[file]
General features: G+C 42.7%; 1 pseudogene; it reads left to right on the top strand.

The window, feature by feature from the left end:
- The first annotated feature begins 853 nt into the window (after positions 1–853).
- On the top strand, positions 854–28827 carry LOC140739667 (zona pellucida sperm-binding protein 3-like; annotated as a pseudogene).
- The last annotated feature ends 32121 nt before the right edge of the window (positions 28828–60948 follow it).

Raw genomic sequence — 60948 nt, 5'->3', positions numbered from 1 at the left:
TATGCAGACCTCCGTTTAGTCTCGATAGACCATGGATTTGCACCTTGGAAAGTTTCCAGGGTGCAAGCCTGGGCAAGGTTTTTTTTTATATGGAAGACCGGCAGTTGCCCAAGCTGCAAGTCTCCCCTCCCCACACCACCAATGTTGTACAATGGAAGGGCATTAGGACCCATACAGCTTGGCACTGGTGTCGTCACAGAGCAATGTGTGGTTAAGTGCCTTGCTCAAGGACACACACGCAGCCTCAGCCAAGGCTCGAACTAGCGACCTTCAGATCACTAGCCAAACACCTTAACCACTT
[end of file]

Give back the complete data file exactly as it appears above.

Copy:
General features: G+C 42.7%; 1 pseudogene; it reads left to right on the top strand.

The window, feature by feature from the left end:
- The first annotated feature begins 853 nt into the window (after positions 1–853).
- On the top strand, positions 854–28827 carry LOC140739667 (zona pellucida sperm-binding protein 3-like; annotated as a pseudogene).
- The last annotated feature ends 32121 nt before the right edge of the window (positions 28828–60948 follow it).

Raw genomic sequence — 60948 nt, 5'->3', positions numbered from 1 at the left:
TATGCAGACCTCCGTTTAGTCTCGATAGACCATGGATTTGCACCTTGGAAAGTTTCCAGGGTGCAAGCCTGGGCAAGGTTTTTTTTTATATGGAAGACCGGCAGTTGCCCAAGCTGCAAGTCTCCCCTCCCCACACCACCAATGTTGTACAATGGAAGGGCATTAGGACCCATACAGCTTGGCACTGGTGTCGTCACAGAGCAATGTGTGGTTAAGTGCCTTGCTCAAGGACACACACGCAGCCTCAGCCAAGGCTCGAACTAGCGACCTTCAGATCACTAGCCAAACACCTTAACCACTT